Status Update as of 3/22/2011

Heightened discharges as pump truck arrives
22 March 2011
Researched and written by World Nuclear News
UPDATE 1: 4.01pm GMT, Connection of power to unit 3

Discharges to sea from Fukushima Daiichi have shown increased levels of radioactivity, Tepco has reported, as it brings in a concrete pumping truck to secure water levels in used fuel ponds.

Tokyo Electric Power Company released the results of a half-litre sample of water taken 100 metres south of the discharge channel from damaged units 1 to 4.

Testing for a range of radionuclides showed amounts below regulatory limits for cobalt-58, iodine-132 and cesium-136. Detections were far above limits, however, for cesium-137, cesium-134 and iodine-131.

Local people began evacuation more than ten days ago and this is complete to a 20 kilometre radius. People in a further ten-kilometre zone have been warned to stay indoors. Pills to block the potential negative health effects of iodine-131 have been distributed to evacuation centers.

Iodine-131 has a half-life of eight days, so its potential danger reduces relatively quickly. Caesium-137 has a half life of 30 years, whereas the other isotope, caesium-134, has a half-life of two years. Additional monitoring at eight locations is to be carried out by the Japan Agency for Marine-Earth Science and Technology in conjunction with the Japan Atomic Energy Agency. Results from this are expected on 24 March.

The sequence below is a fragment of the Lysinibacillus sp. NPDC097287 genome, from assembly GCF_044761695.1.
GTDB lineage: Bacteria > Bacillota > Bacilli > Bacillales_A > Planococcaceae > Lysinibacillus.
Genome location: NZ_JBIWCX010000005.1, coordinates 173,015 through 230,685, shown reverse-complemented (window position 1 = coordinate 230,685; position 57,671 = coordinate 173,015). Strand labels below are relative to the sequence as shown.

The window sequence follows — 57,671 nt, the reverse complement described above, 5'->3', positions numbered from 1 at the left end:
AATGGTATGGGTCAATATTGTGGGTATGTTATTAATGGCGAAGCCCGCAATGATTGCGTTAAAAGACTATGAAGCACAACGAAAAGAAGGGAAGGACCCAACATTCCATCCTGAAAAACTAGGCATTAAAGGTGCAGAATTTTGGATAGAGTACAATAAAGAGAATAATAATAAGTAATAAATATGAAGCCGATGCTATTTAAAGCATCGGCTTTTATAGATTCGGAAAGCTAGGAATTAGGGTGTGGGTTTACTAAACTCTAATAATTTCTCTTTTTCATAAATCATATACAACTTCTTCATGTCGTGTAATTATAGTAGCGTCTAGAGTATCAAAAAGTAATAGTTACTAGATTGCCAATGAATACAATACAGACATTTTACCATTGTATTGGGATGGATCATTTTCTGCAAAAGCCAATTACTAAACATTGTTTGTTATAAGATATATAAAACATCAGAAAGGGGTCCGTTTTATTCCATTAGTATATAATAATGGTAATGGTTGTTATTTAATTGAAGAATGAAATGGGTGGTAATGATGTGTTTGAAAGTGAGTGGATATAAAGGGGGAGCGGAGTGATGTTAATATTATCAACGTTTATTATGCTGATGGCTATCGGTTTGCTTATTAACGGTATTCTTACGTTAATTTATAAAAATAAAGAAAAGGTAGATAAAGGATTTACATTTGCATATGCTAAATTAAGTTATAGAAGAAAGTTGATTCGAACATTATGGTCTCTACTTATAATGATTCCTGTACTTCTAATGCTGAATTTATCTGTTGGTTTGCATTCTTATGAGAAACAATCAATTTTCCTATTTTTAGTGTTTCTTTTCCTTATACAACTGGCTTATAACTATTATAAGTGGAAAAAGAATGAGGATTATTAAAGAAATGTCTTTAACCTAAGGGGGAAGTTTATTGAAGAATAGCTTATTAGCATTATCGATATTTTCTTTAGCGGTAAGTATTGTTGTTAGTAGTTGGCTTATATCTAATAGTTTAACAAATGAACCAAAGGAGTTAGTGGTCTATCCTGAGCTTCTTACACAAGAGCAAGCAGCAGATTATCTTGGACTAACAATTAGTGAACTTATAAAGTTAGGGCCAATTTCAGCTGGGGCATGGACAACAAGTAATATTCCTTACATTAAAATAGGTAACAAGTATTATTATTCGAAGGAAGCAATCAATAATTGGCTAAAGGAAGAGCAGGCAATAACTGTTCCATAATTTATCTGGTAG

Major pump begins work

At 5.17pm today efforts to refill fuel ponds at units 3 and 4 were upgraded significantly by the arrival of a concrete pumping truck of the kind usually used in construction. It will supply water at up to 160 tonnes per hour through a 58 metre flexible boom via remote control.

It is hoped that this extra reach, capacity and flexibility will enable Tepco to reduce issue of fuel pond levels and cooling until such time that normal systems can be brought back into operation.

External power connections have been made to units 1 and 2 and checks are underway to verify that systems will function when power is restored. A connection has been made for units 3 and 4 and cabling to the main power control centre has been completed.


White smoke was seen rising from the broken reactor buildings of units 2 and 3 yesterday, causing a short-term evacuation of workers from around unit 3 to a safer area of the site.

Smoke at unit 2 has now reduced virtually to the point of invisibility, while at unit 3 it changed from grey to white and is dissipating. Tepco said that neither its monitoring of unit 3′s reactor system or radiation in the area showed nothing unusual.

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